Clonidine in the treatment of adolescent chronic fatigue syndrome: a pilot study for the NorCAPITAL trial
1 Department of Pediatrics, Oslo University Hospital and University of Oslo, Oslo, Norway
2 Department of Anesthesiology, Oslo University Hospital and University of Oslo, Oslo, Norway
3 Lillehammer County Hospital, Lillehammer, Norway
4 Department of Nursing Education, Oslo University College, Oslo, Norway
5 Department of Pharmacology, Oslo University Hospital, Oslo, Norway
6 Department of Medical Biochemistry, Oslo University Hospital, Oslo, Norway
7 Department of Pediatrics, Medical University of South Carolina, Charleston, SC, USA
8 Department of Paediatrics, Oslo University Hospital, P.O. Box 4950, Nydalen 0424, Oslo, Norway
Citation and License
BMC Research Notes 2012, 5:418 doi:10.1186/1756-0500-5-418Published: 7 August 2012
This pilot study (ClinicalTrials.gov ID: NCT01507701) assessed the feasibility and safety of clonidine in adolescent chronic fatigue syndrome (CFS). Specifically, we assessed clonidine dosage in relation to a) plasma concentration levels, b) orthostatic cardiovascular responses, and c) possible adverse effects.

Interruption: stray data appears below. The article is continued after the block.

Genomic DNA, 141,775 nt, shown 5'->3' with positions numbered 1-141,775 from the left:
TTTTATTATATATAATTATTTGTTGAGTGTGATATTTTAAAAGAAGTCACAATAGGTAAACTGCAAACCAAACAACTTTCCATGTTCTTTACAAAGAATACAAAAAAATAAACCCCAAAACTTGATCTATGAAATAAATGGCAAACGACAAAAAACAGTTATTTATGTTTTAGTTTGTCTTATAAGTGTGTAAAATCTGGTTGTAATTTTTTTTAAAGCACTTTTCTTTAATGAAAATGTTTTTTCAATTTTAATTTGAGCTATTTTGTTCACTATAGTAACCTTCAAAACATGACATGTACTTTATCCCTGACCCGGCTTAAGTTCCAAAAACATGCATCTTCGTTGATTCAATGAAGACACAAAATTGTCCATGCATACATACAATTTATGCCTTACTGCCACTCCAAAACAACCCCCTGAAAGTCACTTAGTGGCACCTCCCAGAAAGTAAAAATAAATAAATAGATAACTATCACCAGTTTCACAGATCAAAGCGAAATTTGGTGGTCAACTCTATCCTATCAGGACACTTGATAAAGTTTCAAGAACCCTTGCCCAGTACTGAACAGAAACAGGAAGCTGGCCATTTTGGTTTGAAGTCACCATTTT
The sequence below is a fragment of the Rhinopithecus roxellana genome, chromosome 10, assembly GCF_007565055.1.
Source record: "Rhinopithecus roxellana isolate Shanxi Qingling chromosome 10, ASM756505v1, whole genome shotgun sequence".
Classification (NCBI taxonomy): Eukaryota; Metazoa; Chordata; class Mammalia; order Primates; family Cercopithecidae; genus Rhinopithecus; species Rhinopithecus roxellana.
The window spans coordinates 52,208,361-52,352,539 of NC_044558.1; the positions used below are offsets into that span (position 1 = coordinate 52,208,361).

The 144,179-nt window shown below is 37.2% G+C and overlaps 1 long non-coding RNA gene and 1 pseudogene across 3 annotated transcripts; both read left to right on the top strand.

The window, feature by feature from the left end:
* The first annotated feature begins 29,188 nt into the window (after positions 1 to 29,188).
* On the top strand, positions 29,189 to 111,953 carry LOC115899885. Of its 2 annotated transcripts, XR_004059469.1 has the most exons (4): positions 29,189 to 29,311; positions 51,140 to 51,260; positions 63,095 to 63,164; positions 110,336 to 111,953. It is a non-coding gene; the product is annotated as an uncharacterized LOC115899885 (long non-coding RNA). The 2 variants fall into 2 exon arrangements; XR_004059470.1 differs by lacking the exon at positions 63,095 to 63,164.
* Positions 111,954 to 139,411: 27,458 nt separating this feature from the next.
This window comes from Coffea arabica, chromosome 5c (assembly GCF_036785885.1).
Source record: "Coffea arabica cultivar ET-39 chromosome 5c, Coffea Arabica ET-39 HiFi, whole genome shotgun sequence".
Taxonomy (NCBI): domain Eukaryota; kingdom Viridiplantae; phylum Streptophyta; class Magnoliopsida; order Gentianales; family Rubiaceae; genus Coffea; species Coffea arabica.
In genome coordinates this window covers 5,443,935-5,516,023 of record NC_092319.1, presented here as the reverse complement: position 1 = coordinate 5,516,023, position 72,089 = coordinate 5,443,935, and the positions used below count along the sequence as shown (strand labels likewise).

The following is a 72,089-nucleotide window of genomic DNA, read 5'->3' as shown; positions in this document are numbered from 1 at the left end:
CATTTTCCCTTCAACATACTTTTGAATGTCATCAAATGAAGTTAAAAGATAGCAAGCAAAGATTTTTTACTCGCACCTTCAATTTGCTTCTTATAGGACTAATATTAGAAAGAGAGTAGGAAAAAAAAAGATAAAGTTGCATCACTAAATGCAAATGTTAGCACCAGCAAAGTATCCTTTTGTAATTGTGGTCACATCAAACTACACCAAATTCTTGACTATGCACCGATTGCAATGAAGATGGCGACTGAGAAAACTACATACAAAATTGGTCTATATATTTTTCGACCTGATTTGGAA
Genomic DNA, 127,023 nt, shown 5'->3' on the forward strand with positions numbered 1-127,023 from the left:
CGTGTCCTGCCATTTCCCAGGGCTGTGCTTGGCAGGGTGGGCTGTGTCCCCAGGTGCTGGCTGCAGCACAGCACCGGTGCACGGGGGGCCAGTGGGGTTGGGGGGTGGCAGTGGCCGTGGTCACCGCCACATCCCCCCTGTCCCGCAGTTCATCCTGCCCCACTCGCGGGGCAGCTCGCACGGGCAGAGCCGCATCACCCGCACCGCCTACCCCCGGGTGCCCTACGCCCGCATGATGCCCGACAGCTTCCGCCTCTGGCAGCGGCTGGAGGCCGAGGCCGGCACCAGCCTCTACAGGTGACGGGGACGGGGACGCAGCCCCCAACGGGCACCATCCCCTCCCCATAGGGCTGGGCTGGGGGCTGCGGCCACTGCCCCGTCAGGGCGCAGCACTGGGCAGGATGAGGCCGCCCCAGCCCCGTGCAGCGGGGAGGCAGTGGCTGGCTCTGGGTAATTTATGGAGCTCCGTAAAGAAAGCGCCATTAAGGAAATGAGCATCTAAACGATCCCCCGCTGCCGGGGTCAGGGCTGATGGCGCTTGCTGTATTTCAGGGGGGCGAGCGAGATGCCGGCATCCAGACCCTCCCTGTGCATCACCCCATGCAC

Five adolescent CFS patients (14–19 years old) received 50 μg clonidine twice per day during 14 days in an open, uncontrolled design. Plasma concentration of clonidine was assayed by standard laboratory methods. Changes in orthostatic cardiovascular responses were assessed by a 20o head-up tilt-test (HUT). Adverse effects were mapped by a questionnaire.
After 14 days, C0 median (range) of clonidine was 0.21 (0.18-0.36) μg/L, and Cmax median (range) of clonidine was 0.41 (0.38-0.56) μg/L. Also, supine blood pressures and heart rate were lower during clonidine treatment, and the HUT response was closer to the normal response. No serious adverse effects were registered.
Clonidine 50 μg BID seems to be safe enough to proceed from a pilot study to a controlled trial in a select group of adolescents with CFS (ClinicalTrials.gov ID: NCT01040429).